One of the most distinctive sayings kindergarten taught me was “at first, if you do not succeed, try, try again”.
It is an extract from William Hickson’s poem ‘Try Again’ of the 1800s.
A recital we had to go through every morning – a life lesson.
In the case of Isaac Dogboe, he has tried one time and tried a second time but, in professional prizefighting, sometimes you need to move on. There are some fighters you might never be able to go past.
Like Riddick Bowe failing on two occasions to floor Andrew Golota or Mike Tyson for how great he felt he was at the time failing to defeat an even greater Evander Holyfield.
There comes a time when you just have to walk – move on, find someone else to compete with and try to reinvent yourself and Dogboe is on that path now.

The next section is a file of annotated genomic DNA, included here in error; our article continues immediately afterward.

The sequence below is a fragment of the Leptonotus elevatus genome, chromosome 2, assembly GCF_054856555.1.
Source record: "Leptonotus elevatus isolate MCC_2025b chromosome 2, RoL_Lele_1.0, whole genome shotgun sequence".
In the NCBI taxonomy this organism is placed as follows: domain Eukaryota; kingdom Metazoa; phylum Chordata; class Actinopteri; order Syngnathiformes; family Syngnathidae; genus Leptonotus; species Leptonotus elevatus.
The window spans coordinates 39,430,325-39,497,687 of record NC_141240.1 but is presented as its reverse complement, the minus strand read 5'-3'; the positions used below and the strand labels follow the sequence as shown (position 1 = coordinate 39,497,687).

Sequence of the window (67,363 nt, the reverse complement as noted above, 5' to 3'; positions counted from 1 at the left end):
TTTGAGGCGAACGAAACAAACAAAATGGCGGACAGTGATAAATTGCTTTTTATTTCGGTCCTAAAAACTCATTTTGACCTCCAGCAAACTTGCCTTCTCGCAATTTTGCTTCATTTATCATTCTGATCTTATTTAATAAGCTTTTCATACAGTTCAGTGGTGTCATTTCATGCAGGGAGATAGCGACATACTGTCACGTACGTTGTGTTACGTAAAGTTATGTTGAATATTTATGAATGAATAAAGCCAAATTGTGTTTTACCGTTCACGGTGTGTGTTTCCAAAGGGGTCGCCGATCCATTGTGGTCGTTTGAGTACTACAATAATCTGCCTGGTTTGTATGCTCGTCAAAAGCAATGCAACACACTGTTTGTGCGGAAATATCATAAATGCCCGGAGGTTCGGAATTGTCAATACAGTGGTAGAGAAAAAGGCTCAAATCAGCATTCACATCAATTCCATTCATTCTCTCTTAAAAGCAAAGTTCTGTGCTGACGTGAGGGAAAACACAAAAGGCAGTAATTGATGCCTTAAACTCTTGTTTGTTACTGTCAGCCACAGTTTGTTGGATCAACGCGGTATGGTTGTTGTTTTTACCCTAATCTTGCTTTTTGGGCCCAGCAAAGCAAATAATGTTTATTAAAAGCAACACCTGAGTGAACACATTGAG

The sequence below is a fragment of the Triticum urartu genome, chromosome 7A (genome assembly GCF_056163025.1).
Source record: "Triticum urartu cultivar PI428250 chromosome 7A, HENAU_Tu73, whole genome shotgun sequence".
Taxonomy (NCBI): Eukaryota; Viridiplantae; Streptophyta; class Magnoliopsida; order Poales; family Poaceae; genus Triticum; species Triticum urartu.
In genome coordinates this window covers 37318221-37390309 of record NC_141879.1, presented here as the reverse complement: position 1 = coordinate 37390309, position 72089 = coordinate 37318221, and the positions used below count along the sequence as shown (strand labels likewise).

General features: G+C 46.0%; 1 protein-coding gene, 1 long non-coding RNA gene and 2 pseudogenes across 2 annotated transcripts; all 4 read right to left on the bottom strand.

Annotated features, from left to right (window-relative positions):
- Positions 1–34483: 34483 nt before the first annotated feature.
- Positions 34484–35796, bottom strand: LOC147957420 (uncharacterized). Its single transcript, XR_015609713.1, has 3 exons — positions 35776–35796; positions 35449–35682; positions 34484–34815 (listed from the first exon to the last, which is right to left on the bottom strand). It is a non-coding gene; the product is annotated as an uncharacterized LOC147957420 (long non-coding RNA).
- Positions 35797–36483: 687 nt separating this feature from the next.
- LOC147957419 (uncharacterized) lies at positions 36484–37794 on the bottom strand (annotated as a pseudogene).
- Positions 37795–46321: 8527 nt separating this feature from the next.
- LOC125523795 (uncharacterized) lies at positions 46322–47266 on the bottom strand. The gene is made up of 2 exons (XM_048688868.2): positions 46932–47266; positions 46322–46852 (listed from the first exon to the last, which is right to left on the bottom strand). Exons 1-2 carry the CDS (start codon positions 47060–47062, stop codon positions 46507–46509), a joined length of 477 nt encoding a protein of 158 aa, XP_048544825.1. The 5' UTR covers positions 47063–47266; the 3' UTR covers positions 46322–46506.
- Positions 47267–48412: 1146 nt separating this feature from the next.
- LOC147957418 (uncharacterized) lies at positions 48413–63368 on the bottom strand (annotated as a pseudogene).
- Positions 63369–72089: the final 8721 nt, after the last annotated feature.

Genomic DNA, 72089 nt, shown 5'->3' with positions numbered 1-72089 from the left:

The past two years have been murky for the young boxer.
The start of 2018, though, was a happy one.
He beat Cesar Juarez to the shock of many. Juarez was the toast of boxing in the division before the Dogboe fight.
On one of my visits to his camp at the Alisa Hotel here in Accra, he was running on the treadmill mildly and smiling at everyone who walked past – almost to suggest that it was an easy task for him to stop Dogboe.
“I am here to win. I don’t think I am here to do anything else but win and go for the title later,” Juarez said heuristically after a short interview with him minutes after he stepped off the gym equipment.
Dogboe was calm for that fight and stopped him accordingly. It was a technical knockout.
After that fight Dogboe knew he was on to big things.